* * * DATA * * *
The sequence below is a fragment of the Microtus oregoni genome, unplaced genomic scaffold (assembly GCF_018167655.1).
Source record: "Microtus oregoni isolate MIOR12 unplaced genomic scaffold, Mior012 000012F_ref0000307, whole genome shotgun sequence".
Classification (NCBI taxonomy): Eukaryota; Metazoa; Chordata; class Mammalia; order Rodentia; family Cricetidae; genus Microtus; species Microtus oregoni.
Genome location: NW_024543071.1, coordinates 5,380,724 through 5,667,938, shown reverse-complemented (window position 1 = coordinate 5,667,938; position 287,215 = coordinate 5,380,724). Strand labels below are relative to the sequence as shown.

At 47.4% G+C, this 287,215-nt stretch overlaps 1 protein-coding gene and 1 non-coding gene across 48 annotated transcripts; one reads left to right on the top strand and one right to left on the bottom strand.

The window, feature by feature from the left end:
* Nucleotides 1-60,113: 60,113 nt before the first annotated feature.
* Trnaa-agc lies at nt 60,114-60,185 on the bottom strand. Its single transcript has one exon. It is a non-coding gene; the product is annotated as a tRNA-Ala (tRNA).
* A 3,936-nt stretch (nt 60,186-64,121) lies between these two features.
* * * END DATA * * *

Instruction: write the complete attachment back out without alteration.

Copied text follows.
The sequence below is a fragment of the Microtus oregoni genome, unplaced genomic scaffold (assembly GCF_018167655.1).
Source record: "Microtus oregoni isolate MIOR12 unplaced genomic scaffold, Mior012 000012F_ref0000307, whole genome shotgun sequence".
Classification (NCBI taxonomy): Eukaryota; Metazoa; Chordata; class Mammalia; order Rodentia; family Cricetidae; genus Microtus; species Microtus oregoni.
Genome location: NW_024543071.1, coordinates 5,380,724 through 5,667,938, shown reverse-complemented (window position 1 = coordinate 5,667,938; position 287,215 = coordinate 5,380,724). Strand labels below are relative to the sequence as shown.

At 47.4% G+C, this 287,215-nt stretch overlaps 1 protein-coding gene and 1 non-coding gene across 48 annotated transcripts; one reads left to right on the top strand and one right to left on the bottom strand.

The window, feature by feature from the left end:
* Nucleotides 1-60,113: 60,113 nt before the first annotated feature.
* Trnaa-agc lies at nt 60,114-60,185 on the bottom strand. Its single transcript has one exon. It is a non-coding gene; the product is annotated as a tRNA-Ala (tRNA).
* A 3,936-nt stretch (nt 60,186-64,121) lies between these two features.